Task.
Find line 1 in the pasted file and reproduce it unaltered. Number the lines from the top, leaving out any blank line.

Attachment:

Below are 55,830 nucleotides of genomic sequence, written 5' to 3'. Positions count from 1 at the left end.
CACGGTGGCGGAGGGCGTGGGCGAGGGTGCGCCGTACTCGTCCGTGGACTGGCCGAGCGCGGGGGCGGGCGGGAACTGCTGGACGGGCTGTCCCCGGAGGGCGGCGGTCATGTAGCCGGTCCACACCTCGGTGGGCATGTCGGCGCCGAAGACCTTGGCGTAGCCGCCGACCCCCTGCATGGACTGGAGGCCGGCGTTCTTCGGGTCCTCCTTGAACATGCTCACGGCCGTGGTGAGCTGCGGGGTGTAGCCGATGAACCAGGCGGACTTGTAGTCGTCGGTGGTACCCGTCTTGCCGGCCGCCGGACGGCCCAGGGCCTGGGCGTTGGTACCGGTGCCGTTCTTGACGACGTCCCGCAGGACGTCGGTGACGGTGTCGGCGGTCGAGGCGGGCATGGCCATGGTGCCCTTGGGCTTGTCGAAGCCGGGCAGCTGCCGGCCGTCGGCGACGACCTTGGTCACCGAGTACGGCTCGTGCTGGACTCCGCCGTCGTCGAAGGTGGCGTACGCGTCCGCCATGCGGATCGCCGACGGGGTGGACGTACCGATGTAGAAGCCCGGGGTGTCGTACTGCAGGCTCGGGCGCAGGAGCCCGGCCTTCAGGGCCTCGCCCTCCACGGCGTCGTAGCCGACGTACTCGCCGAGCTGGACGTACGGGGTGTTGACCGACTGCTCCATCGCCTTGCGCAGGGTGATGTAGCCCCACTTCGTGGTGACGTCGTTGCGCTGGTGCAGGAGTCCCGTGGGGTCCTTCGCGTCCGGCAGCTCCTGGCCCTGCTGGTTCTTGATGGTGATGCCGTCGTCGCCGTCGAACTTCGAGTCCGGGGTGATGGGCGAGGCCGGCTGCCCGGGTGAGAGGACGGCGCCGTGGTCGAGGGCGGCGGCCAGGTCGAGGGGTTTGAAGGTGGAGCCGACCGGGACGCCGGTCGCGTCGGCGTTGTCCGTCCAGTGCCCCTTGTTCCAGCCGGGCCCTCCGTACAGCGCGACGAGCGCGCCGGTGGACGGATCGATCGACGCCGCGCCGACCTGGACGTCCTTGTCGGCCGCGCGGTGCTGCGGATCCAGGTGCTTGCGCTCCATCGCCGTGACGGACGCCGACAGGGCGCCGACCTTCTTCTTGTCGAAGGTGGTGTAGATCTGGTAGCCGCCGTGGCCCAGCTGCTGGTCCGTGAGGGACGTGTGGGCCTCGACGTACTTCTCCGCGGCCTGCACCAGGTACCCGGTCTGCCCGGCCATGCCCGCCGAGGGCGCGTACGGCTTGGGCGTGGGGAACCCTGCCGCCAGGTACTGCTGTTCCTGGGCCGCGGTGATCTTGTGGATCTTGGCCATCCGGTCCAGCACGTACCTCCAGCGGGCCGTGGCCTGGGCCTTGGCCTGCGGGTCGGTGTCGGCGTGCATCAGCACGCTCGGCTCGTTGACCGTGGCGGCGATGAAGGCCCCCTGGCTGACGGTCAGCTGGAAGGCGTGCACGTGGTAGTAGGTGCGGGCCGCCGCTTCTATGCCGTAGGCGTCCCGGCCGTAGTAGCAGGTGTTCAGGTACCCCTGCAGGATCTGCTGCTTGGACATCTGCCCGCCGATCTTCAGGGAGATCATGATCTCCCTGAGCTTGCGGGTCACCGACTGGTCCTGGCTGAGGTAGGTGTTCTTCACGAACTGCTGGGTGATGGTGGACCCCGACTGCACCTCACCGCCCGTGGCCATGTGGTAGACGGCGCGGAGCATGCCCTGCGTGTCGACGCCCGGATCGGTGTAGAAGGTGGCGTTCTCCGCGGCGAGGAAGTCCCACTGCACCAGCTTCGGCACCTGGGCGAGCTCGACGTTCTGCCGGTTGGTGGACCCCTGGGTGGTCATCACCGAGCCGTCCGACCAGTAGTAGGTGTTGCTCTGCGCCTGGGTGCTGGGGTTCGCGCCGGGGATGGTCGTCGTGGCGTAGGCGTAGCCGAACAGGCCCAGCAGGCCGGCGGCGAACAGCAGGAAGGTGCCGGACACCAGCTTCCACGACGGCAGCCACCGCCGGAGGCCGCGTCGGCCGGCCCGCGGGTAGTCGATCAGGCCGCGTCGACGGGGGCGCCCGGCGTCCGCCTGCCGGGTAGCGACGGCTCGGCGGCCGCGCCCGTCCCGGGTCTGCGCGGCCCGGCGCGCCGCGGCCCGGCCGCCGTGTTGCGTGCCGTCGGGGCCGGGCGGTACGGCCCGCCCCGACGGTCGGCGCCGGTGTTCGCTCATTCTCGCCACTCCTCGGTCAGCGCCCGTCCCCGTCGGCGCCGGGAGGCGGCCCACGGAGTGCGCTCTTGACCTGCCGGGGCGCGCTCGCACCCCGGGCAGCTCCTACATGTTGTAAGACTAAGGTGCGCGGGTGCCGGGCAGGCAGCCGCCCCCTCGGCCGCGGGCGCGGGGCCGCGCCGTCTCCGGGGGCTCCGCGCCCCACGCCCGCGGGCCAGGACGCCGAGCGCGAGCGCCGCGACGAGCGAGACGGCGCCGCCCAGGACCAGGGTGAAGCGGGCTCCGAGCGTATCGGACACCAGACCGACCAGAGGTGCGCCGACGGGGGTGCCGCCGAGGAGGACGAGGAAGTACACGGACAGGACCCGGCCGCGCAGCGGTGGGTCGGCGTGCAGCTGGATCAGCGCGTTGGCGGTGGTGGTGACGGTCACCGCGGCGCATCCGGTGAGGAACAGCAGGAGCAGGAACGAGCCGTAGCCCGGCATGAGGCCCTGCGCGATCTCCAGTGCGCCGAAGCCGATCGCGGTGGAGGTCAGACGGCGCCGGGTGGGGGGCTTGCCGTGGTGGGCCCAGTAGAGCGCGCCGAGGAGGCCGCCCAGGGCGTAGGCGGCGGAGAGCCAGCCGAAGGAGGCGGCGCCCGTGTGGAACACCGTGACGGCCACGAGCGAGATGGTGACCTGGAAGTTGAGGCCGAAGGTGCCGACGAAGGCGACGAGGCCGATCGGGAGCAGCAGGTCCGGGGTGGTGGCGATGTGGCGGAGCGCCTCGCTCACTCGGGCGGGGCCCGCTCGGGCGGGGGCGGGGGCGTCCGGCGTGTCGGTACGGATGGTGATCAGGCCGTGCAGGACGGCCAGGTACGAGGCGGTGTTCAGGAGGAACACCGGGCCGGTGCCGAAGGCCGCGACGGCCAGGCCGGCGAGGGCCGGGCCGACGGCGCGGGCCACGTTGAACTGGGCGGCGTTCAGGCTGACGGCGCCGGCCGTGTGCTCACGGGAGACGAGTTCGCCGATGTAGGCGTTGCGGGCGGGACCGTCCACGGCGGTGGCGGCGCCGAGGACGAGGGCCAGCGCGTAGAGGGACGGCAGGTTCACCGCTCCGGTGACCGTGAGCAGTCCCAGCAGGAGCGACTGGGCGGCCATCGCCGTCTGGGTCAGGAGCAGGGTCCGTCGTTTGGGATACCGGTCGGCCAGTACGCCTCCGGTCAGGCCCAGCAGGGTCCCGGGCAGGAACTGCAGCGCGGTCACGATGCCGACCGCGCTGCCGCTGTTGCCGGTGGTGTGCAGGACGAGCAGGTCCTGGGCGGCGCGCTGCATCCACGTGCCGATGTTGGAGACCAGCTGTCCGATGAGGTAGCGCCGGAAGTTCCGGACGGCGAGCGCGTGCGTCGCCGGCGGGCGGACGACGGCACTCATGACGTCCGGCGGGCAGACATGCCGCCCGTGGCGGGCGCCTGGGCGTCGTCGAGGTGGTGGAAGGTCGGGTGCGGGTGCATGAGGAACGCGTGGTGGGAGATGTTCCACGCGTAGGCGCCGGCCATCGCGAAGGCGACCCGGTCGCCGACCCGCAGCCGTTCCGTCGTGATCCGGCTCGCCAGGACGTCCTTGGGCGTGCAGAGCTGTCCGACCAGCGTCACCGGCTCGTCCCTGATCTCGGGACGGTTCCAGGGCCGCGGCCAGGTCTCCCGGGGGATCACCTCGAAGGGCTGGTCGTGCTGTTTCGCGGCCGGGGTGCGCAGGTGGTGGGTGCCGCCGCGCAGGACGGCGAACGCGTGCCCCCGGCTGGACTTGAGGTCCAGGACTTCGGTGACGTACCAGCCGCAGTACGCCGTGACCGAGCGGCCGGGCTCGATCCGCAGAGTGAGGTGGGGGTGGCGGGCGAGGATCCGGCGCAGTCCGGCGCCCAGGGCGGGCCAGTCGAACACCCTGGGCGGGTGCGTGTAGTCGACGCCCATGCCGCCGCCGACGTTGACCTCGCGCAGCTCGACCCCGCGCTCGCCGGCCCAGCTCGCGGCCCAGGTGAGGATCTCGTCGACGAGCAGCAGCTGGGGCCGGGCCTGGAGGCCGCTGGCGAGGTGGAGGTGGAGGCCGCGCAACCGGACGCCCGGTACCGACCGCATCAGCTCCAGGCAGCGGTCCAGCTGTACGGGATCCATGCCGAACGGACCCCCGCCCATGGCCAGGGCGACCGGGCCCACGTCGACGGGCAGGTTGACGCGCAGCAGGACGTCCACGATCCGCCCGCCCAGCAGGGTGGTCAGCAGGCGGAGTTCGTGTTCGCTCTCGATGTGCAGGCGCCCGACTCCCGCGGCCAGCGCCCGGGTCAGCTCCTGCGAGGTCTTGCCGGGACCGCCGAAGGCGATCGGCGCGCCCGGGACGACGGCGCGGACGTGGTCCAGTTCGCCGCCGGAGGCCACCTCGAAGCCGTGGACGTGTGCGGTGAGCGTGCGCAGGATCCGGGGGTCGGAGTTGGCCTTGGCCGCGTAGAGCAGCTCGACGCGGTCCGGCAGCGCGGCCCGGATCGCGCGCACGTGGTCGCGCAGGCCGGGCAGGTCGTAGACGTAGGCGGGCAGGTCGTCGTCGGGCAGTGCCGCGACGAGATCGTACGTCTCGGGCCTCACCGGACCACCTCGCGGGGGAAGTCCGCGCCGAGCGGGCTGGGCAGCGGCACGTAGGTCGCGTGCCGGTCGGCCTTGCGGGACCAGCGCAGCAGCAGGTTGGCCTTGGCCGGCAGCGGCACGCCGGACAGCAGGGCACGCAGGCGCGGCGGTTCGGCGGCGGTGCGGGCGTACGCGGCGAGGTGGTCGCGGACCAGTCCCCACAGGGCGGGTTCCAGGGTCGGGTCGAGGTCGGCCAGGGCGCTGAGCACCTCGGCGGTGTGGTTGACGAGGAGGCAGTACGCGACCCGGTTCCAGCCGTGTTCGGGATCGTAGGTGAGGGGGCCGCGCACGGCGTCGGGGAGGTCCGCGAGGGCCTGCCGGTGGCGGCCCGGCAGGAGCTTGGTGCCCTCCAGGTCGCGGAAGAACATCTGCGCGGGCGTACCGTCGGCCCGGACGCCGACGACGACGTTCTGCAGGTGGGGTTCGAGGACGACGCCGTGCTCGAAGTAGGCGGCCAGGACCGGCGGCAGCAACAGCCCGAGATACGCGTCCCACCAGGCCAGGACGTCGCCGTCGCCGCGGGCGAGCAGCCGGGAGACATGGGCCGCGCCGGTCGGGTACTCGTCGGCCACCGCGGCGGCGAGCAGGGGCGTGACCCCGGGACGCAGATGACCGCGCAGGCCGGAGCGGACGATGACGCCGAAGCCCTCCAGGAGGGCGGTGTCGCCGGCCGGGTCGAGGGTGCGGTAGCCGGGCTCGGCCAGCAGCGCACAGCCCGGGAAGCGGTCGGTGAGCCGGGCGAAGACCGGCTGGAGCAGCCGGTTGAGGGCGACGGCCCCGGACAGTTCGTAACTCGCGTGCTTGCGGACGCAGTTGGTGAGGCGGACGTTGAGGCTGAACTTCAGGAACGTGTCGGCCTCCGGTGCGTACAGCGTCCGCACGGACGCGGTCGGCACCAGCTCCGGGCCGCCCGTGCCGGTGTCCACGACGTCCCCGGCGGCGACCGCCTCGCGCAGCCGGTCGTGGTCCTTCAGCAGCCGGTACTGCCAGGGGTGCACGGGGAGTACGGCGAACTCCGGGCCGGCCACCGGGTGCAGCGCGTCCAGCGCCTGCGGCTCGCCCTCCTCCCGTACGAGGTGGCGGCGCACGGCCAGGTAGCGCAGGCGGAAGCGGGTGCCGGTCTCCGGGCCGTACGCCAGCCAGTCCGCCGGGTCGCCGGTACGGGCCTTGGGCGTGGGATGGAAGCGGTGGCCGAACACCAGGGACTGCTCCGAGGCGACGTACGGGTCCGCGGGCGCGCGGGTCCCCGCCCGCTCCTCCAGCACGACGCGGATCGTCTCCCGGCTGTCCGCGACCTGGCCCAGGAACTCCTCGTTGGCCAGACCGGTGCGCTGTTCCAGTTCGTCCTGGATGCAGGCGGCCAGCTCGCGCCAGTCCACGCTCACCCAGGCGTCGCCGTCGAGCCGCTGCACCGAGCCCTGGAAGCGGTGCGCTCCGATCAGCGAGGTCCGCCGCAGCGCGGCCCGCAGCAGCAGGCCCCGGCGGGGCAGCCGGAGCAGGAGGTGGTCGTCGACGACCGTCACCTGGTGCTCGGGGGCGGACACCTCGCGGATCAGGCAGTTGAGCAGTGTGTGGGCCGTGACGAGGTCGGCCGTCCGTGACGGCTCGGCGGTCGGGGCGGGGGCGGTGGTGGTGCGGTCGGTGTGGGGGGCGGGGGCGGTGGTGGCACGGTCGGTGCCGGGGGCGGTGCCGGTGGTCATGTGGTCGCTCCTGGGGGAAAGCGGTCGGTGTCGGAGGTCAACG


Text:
Below are 55,830 nucleotides of genomic sequence, written 5' to 3'. Positions count from 1 at the left end.